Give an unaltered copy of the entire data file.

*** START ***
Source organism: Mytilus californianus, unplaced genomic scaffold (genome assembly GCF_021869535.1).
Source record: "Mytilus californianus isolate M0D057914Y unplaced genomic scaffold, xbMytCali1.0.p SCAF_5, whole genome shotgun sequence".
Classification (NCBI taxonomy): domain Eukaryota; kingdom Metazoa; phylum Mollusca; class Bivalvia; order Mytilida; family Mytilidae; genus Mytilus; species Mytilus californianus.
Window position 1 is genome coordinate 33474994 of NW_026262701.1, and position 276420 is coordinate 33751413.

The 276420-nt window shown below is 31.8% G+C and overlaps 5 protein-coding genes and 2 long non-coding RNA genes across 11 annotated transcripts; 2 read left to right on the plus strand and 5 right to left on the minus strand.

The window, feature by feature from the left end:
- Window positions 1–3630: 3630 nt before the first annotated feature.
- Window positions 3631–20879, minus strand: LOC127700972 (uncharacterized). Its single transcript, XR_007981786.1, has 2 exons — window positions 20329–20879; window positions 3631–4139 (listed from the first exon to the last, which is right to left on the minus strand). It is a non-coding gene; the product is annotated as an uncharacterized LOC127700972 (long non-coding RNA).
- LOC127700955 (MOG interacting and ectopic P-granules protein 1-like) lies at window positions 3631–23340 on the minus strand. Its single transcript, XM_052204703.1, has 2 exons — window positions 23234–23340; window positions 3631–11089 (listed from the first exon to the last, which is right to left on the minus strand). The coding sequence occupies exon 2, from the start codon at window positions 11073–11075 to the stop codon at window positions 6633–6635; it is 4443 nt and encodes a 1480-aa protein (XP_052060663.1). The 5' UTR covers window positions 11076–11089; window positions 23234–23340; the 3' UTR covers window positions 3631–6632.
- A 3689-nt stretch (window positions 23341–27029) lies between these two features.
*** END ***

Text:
Source organism: Mytilus californianus, unplaced genomic scaffold (genome assembly GCF_021869535.1).
Source record: "Mytilus californianus isolate M0D057914Y unplaced genomic scaffold, xbMytCali1.0.p SCAF_5, whole genome shotgun sequence".
Classification (NCBI taxonomy): domain Eukaryota; kingdom Metazoa; phylum Mollusca; class Bivalvia; order Mytilida; family Mytilidae; genus Mytilus; species Mytilus californianus.
Window position 1 is genome coordinate 33474994 of NW_026262701.1, and position 276420 is coordinate 33751413.

The 276420-nt window shown below is 31.8% G+C and overlaps 5 protein-coding genes and 2 long non-coding RNA genes across 11 annotated transcripts; 2 read left to right on the plus strand and 5 right to left on the minus strand.

The window, feature by feature from the left end:
- Window positions 1–3630: 3630 nt before the first annotated feature.
- Window positions 3631–20879, minus strand: LOC127700972 (uncharacterized). Its single transcript, XR_007981786.1, has 2 exons — window positions 20329–20879; window positions 3631–4139 (listed from the first exon to the last, which is right to left on the minus strand). It is a non-coding gene; the product is annotated as an uncharacterized LOC127700972 (long non-coding RNA).
- LOC127700955 (MOG interacting and ectopic P-granules protein 1-like) lies at window positions 3631–23340 on the minus strand. Its single transcript, XM_052204703.1, has 2 exons — window positions 23234–23340; window positions 3631–11089 (listed from the first exon to the last, which is right to left on the minus strand). The coding sequence occupies exon 2, from the start codon at window positions 11073–11075 to the stop codon at window positions 6633–6635; it is 4443 nt and encodes a 1480-aa protein (XP_052060663.1). The 5' UTR covers window positions 11076–11089; window positions 23234–23340; the 3' UTR covers window positions 3631–6632.
- A 3689-nt stretch (window positions 23341–27029) lies between these two features.